Portrait of a French antique hunter: Maurice Ravel
A panorama of hills and forest stretches out beyond the cobbled streets of Montfort-l’Amaury. For Maurice Ravel – composer and collector extraordinaire – it was the view from the balcony that first sold the house.
France is in lockdown as I write. But before that, I was lucky enough to visit the Belvedere, the house where Maurice Ravel lived from 1921 to his death in 1937.
A discreet retreat
The Belvedere is what you might call a confidential address, accessible only on certain days and in small groups. Once inside, you can see why. Though the house is picturesque, it’s no chateau.
The stairway’s tight, the rooms are snug, and there’s even a secret annexe off the music room (handy for whisking manuscripts away from prying eyes, it transpires).
France’s greatest living composer lived discreetly, even modestly.
The testing years
The composer was in his mid-40s and at a low ebb when he bought the Belvedere. He had failed to win the coveted Prix de Rome four times, losing out each time to composers whose names are hardly known today. Determined to serve his country in the 1914-18 war, he had tried to sign up to the airforce, but was refused on grounds of height. (Ravel’s brocade waistcoats are displayed near the entrance – at 5 foot 2, he was every inch the dandy).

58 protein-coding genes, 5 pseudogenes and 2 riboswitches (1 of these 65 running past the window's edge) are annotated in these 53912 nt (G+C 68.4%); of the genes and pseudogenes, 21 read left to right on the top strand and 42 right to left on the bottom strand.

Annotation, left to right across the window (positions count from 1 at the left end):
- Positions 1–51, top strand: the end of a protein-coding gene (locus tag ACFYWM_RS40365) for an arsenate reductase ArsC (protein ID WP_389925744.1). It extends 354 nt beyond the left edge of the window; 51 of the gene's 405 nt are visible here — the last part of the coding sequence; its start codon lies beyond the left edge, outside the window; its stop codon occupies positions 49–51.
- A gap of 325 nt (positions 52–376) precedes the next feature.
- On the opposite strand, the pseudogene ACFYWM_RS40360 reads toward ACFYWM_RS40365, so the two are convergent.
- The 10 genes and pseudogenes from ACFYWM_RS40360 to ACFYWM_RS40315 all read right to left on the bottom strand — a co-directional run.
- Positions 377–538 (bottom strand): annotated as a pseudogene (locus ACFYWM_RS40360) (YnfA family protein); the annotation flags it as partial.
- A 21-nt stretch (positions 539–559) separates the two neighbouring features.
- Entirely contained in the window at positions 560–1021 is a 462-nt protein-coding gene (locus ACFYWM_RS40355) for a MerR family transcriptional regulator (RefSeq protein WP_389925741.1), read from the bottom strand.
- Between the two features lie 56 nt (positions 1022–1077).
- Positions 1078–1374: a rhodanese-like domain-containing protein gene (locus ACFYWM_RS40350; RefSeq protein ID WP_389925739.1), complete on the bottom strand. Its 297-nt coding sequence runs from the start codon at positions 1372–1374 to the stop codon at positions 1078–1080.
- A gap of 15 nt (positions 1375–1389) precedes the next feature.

Finally, he was allowed to drive trucks at the Front. He caught dysentery. His beloved mother died in his absence and he felt he had abandoned her. For months, he never touched a manuscript.
A house in his image
Instead, he threw himself into this house – his first – re-shaping it to reflect his highly individual tastes and personality. He created his own Art Deco wallpaper. He arranged his collection of singular objects, arranging them for harmony or piquancy, creating patterns for the eye rather than the ear.
He immersed himself in gardening books, tended to his orchard and turned the sloping garden into a little Japanese haven.
Ravel was an inveterate antique hunter. He’d invite friends to admire the latest treasures in his sitting room, before revealing how much – or rather, how little – he’d paid for them. The cabinet of Creil et Montereau picture plates, the antique Chinese cups, the drapes, the furniture …
everything is ‘curated’, elegant – and personal. Often, homes of famous people are reconstitutions of the original. Not this one. It feels as though the owner has just popped out for a pack of Gauloises.
In the music room, Ravel’s rosewood piano, a French-made Erard, fills most of the space. Surrounded by portraits of his family and silhouettes of composers, he composed Bolero and the piano concertos here. On the piano are more of his treasures – a collection of snuff boxes, butterfly wing art and a rare 19th century scene made of spun glass, a speciality of Nevers.
In 1932, Ravel was injured in a taxi accident. He suffered headaches and motor difficulties. He couldn’t compose. He’d gaze out on the balcony, telling friends simply, “J’attends” – I’m waiting. Finally, he underwent brain surgery but fell into a coma.
After his death, his faithful housekeeper kept everything precisely as it was.
Downstairs, in his smart monochrome bathroom, his toothbrush is still waiting in its beaker.